Each of these programs can be completed in under a year. The 2020 graduating class of UPA and UPAD had three students start in the Focus Hope Program the summer after they graduated. By fall, they were working in the career of their study.
“I think a shorter training program is a better fit for me,” says Ericka Lockhart, a senior at UPSM High School. “I would prefer to go to a short training program, get to work, and start to make some money.” This year seniors had the opportunity to attend information sessions about various trade school opportunities and take a tour of the ISAIC training center near the UPA and UPAD High Schools.
“The pandemic opened students’ eyes to other opportunities, “ says Tim Ossman, High School Counselor at UPAD. “A lot of students saw trade and apprenticeship programs as more attractive and a better return on their investment.”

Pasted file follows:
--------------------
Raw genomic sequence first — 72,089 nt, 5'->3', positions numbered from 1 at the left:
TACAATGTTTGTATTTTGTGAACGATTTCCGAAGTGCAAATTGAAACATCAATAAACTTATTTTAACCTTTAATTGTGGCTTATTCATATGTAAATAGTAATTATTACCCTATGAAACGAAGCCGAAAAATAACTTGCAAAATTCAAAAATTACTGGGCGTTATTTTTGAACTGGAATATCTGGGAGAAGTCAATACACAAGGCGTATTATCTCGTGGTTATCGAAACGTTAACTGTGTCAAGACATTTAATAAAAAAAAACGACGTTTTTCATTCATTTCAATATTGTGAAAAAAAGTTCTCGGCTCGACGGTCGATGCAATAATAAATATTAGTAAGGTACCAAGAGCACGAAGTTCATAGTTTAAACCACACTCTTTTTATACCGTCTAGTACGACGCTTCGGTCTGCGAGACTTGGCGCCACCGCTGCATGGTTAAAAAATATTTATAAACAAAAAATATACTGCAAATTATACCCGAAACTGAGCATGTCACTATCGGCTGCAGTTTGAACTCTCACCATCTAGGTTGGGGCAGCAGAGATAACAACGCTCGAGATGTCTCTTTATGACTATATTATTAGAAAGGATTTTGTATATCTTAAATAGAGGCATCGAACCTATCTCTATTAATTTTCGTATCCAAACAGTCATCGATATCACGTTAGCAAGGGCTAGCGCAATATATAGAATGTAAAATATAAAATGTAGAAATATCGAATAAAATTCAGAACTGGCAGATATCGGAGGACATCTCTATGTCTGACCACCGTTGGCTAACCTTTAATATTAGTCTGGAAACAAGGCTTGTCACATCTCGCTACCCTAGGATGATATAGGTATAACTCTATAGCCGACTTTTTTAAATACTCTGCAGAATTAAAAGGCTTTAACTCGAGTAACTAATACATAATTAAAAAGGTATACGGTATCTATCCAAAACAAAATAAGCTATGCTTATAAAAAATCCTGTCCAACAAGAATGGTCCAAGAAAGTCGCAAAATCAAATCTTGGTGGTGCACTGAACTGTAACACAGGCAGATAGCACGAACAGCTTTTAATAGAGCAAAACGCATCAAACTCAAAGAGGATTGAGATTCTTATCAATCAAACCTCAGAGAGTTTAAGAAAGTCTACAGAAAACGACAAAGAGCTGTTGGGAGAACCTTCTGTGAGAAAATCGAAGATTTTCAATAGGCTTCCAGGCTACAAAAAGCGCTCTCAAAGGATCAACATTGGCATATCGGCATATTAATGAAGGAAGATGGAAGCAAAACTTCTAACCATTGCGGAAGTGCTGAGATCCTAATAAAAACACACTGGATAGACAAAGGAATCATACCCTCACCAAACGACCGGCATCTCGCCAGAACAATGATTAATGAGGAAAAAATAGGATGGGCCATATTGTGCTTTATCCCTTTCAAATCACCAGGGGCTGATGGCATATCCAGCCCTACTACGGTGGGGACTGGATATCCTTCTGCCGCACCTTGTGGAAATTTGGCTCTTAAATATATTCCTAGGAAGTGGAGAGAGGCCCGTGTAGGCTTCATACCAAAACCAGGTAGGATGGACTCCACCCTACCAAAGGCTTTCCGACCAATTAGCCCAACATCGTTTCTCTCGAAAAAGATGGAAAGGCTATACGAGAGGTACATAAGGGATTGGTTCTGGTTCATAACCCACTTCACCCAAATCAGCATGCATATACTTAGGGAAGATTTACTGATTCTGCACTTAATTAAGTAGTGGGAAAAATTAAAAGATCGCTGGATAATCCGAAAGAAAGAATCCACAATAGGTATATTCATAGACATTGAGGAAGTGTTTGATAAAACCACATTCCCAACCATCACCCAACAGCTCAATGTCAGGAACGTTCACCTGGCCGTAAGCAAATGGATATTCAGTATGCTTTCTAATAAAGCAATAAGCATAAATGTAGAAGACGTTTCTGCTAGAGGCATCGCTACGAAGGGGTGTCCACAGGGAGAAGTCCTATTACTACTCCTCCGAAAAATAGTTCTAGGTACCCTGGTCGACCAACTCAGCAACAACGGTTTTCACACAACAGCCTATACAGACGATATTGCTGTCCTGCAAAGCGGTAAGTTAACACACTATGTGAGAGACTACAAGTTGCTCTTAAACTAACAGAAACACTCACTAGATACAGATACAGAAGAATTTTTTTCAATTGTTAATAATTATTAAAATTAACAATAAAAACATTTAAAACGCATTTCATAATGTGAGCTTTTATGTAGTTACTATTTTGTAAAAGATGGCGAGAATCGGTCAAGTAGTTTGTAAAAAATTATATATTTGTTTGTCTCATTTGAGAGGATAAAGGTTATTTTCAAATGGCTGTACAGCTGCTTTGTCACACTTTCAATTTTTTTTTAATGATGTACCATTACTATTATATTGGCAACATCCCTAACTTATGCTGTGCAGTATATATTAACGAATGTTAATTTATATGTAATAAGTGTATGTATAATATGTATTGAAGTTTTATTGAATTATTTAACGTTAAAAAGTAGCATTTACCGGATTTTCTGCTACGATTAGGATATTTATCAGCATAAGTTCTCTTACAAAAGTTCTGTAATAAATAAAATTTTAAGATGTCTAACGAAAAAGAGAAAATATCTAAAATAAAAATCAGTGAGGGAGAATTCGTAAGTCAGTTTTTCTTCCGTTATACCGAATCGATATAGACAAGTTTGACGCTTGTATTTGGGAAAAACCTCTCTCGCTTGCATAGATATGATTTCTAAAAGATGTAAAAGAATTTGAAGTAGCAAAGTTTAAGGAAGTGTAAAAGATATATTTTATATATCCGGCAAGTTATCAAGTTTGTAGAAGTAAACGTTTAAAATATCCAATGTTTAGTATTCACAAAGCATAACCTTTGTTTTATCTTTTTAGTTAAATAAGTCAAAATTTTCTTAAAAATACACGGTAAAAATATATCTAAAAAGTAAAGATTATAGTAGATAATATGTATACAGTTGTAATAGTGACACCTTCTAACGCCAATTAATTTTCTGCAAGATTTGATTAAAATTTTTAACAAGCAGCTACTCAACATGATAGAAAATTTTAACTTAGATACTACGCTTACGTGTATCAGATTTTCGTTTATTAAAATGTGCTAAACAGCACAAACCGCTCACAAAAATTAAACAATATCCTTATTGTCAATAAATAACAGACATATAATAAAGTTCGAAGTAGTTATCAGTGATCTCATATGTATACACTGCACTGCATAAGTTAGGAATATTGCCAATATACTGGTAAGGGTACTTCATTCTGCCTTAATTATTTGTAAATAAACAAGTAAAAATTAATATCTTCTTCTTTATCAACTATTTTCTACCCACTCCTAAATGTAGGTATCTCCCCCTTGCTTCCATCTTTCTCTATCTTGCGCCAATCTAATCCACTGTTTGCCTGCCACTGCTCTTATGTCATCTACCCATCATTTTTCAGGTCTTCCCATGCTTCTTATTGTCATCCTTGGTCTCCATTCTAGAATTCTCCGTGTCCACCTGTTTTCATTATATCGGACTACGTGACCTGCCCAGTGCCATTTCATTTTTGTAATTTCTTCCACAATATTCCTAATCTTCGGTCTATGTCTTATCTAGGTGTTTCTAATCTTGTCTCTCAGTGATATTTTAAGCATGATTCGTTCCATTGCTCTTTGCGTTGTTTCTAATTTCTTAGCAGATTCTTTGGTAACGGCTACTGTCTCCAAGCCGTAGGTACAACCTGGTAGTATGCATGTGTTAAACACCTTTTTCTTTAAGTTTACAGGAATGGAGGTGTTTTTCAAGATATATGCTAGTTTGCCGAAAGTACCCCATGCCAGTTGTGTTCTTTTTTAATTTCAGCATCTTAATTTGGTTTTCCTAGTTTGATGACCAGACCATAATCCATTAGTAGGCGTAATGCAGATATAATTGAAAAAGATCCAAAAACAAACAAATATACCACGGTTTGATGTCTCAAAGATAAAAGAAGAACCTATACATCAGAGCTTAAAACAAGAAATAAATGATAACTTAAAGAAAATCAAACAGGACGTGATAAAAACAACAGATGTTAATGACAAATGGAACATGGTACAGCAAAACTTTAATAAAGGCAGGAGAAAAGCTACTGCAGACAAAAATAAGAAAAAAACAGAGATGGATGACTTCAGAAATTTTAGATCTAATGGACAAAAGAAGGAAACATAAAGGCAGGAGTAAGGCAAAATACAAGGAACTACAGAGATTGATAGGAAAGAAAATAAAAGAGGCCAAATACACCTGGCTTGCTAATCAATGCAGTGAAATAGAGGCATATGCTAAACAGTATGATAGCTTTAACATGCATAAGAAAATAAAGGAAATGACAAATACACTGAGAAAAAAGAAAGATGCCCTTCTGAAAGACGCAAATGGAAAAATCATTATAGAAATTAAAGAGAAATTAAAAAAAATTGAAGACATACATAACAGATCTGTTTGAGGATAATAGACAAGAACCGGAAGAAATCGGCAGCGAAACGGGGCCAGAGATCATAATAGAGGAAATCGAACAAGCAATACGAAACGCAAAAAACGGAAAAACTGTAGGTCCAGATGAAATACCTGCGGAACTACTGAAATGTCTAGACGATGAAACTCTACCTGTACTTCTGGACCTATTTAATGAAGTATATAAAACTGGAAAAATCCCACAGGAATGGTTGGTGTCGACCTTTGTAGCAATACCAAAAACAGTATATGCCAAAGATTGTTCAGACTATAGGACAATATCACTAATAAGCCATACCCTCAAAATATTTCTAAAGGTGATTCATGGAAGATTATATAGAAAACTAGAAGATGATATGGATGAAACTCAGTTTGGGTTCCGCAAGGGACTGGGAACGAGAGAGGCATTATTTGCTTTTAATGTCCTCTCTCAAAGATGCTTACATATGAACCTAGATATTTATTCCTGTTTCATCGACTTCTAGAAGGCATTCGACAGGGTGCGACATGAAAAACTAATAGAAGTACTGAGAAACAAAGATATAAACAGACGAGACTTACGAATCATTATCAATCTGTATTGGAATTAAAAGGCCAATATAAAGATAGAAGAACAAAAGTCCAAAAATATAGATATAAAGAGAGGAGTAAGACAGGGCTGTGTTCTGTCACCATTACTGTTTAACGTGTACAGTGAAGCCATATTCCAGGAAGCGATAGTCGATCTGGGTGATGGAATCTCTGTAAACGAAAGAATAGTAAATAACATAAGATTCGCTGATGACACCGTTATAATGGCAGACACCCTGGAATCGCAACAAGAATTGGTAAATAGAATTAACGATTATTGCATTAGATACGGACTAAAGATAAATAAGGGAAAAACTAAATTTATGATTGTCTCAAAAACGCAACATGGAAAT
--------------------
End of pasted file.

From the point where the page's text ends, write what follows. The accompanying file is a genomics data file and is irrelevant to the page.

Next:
HBCU vs. PWI Decisions
The vicious murders of George Floyd, Ahmaud Arbery, and Breonna Taylor have led many to believe that we are also in the middle of a racial pandemic. Students watched on social media, television, and other platforms as each of these (and other) tragic events played out.
On the campus of the University of Virginia, hundreds of white nationalists protested the removal of a confederate statue. The group waved torches and chanted “White lives matter” as they marched through the university, which resembled a KKK march. These and many other events have caused students to reconsider attending predominantly white institutions (PWI) for higher education.